Peeling the Onion


I started this blog on Christmas Eve last year when I learned of the possibility that a third track may be punched through the center of the Town of Ashland. My objective then is the same as it is now,

Use objective data and rational analysis to challenge the third track through Ashland option.

My arguments fall into three major categories:

Train accidents, particularly derailments, happen surprisingly frequently. Squeezing a third track through town — and also increasing the number of trains — is unacceptably risky and probably in conflict with code. The only way of making this option safe is to wreak wholesale destruction on the town in order to provide adequate separation distances.

The third track option would lead to the destruction of many civil war era homes and buildings.

Irreversible damage to the business heart of the town of Ashland would be caused by the project. It would also damage to Randolph-Macon College.

All that I have learned in the last five months reinforces these arguments. The third rail option is unsafe and destructive.

Background Justification

Although my focus has been on protecting the Town of Ashland I, along with many other residents, have looked into the justification for the overall project; we are becoming increasingly puzzled as to its overall rationale. Some of the possible reasons for the project are discussed below.

“High Speed Rail”


First we took the title of the project — “High Speed Rail” — at face value and assumed that the project would create a system of bullet trains whisking people along the north east corridor. We envisioned a business lady taking the train from Richmond to D.C., meeting her clients then back home. Since the journey time would be only one hour she would have a productive day. But if the round trip time is actually four hours — well maybe this project is not such a good idea after all.

But a few minutes of simple arithmetic demonstrated that the new system would hardly change the journey time between Richmond and Washington D.C. The new high speed, slick service that these travelers envision will continue to use the locomotives and passenger cars that trundle through our town every day. And an average speed of 52.5 mph from Richmond to D.C. is a parody of true high speed service.

So we needed to find another justification for the project.

Growth in Freight Traffic

The second justification for the increased rail capacity is that there will be a dramatic increase in the number and size of freight trains. Yet, as shown in Cognitive Dissonance publicly available data do not support this argument; rail freight traffic in recent years has hardly changed at all. Moreover, plausible economic projections indicate that freight traffic may actually go down.

Diverted Freight Traffic

A third possible reason is that freight traffic from other parts of the country will be diverted to our track.


There is an organization called Virginians for High Speed Rail. I do not pay attention to what they write, largely because some of the commenters at that site use inappropriate language. Nevertheless they do have a vision; it is,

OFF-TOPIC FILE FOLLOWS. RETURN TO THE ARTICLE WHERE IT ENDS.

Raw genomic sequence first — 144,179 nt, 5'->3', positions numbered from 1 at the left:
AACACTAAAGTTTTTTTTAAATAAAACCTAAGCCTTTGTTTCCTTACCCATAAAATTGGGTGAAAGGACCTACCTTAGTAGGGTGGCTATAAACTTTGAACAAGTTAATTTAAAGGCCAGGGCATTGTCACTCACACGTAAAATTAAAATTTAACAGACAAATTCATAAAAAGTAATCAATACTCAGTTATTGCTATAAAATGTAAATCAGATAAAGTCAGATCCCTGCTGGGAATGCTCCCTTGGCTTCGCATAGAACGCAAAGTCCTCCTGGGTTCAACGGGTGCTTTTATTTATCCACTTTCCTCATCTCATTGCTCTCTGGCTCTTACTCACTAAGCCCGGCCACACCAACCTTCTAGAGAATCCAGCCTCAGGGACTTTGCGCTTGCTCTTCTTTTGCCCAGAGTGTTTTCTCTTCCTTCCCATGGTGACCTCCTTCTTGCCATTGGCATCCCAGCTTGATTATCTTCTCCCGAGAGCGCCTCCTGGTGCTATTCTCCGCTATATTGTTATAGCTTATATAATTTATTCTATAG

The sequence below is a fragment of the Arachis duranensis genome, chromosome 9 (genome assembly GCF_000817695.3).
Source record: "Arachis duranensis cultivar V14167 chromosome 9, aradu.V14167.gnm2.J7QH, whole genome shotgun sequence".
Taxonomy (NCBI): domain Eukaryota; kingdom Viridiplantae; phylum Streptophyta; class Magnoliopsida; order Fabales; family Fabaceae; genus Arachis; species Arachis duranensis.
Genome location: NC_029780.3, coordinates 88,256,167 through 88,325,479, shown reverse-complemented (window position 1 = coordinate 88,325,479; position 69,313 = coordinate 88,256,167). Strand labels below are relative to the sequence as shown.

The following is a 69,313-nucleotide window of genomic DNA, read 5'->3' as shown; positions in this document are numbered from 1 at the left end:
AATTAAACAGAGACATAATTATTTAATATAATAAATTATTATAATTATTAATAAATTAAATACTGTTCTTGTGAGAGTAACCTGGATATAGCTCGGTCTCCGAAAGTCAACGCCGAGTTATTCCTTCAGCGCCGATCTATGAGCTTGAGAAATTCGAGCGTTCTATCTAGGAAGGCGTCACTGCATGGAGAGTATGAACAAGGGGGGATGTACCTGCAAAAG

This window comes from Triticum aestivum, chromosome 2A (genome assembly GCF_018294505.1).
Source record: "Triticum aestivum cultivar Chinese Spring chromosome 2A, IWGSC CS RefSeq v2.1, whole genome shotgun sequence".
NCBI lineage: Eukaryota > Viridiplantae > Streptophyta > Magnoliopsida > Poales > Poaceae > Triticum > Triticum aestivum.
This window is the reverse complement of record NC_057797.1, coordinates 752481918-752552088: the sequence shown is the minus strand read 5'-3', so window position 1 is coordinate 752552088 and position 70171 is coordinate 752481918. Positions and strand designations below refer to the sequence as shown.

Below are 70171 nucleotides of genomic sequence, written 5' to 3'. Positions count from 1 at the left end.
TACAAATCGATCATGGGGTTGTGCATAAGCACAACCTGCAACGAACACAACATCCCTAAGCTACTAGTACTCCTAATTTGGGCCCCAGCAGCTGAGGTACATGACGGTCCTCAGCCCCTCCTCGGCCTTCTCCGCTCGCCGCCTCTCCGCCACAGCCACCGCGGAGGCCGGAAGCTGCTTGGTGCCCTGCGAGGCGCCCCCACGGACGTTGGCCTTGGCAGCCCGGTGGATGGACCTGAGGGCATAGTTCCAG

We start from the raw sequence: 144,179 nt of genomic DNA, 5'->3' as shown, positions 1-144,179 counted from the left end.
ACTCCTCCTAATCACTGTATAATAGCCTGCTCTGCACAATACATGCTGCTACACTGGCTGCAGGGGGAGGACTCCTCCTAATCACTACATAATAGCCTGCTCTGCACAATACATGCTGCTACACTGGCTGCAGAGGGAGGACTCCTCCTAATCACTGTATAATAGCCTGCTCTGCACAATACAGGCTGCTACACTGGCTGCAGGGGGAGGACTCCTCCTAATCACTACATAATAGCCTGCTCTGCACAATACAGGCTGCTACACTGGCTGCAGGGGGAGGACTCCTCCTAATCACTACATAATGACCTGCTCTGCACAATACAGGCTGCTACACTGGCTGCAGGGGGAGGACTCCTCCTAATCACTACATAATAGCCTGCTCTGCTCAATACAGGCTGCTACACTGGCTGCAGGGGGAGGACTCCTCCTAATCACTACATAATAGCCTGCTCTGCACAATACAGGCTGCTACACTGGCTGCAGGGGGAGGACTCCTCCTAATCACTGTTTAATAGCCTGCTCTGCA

Connecting Virginia to the rest of the east coast with reliable, safe, frequent, and fast passenger rail service.

Lord Kelvin ()
Lord Kelvin (1824-1907)

Fair enough. But, as an engineer, I follow the advice of Lord Kelvin

When you can measure what you are speaking about, and express it in numbers, you know something about it, when you cannot express it in numbers, your knowledge is of a meager and unsatisfactory kind . . .

Their vision needs to be quantified. In particular, they need to put a number on the word “fast”. 52.5 mph doesn’t do it. Their vision is “of a meager and unsatisfactory kind”.

My own vision is more on the following lines.

  1. A high speed passenger train corridor connecting Richmond with Washington, D.C. Straightaway speeds would be in excess of 180 mph and the journey time would be one hour. This corridor would be for dedicated high speed trains only (for engineering and operational reasons they cannot share track with freight and conventional passenger trains). This service would likely follow the I-95 corridor.
  2. Existing tracks would offer local train service similar to what we have now. Residents of Ashland would connect with the high speed train in either Richmond or D.C.
  3. The existing tracks would be used for freight. If additional freight capacity is needed then a bypass line around Ashland (either to the east or the west) would be needed.


What is badly needed for this project is a clear and quantified vision as to its purpose. That vision need to be supported by detailed, well-researched and defensible information. Instead, the more we peel back the onion the more surprises there seem to be.


Guest Post #3 – Details, Details


The following is a guest post from Bob Brown, a resident of Ashland. Mr. Brown served as town planner for the City of Philadelphia for many years and is currently on the Board of the Main St. Association of Ashland.

Editorial Comment: It is likely that the impact of a new track through Ashland would be considerably greater than Mr. Brown has shown here due to the need to bring all tracks up to modern code (see Not Your Grandfather’s Railroad).

April 29, 2016

Friends and Neighbors:

The call for facts about the proposed “High Speed” Rail is fundamental. The following is my (initial) list of detail questions that everyone needs to know and have answered. Note that this list relates to Ashland (I assume some similar facts could be given for the Western route alternative.)

Note that they require several sets of evaluations:

  •             Railroad Engineering,
  •             Real Estate and Business Economics,
  •             Historic Analysis,
  •             Traffic and Pedestrian Analysis,
  •             Town Planning Analysis.
  •             College Planning Analysis

This is NOT merely a Railroad Engineering and Planning process…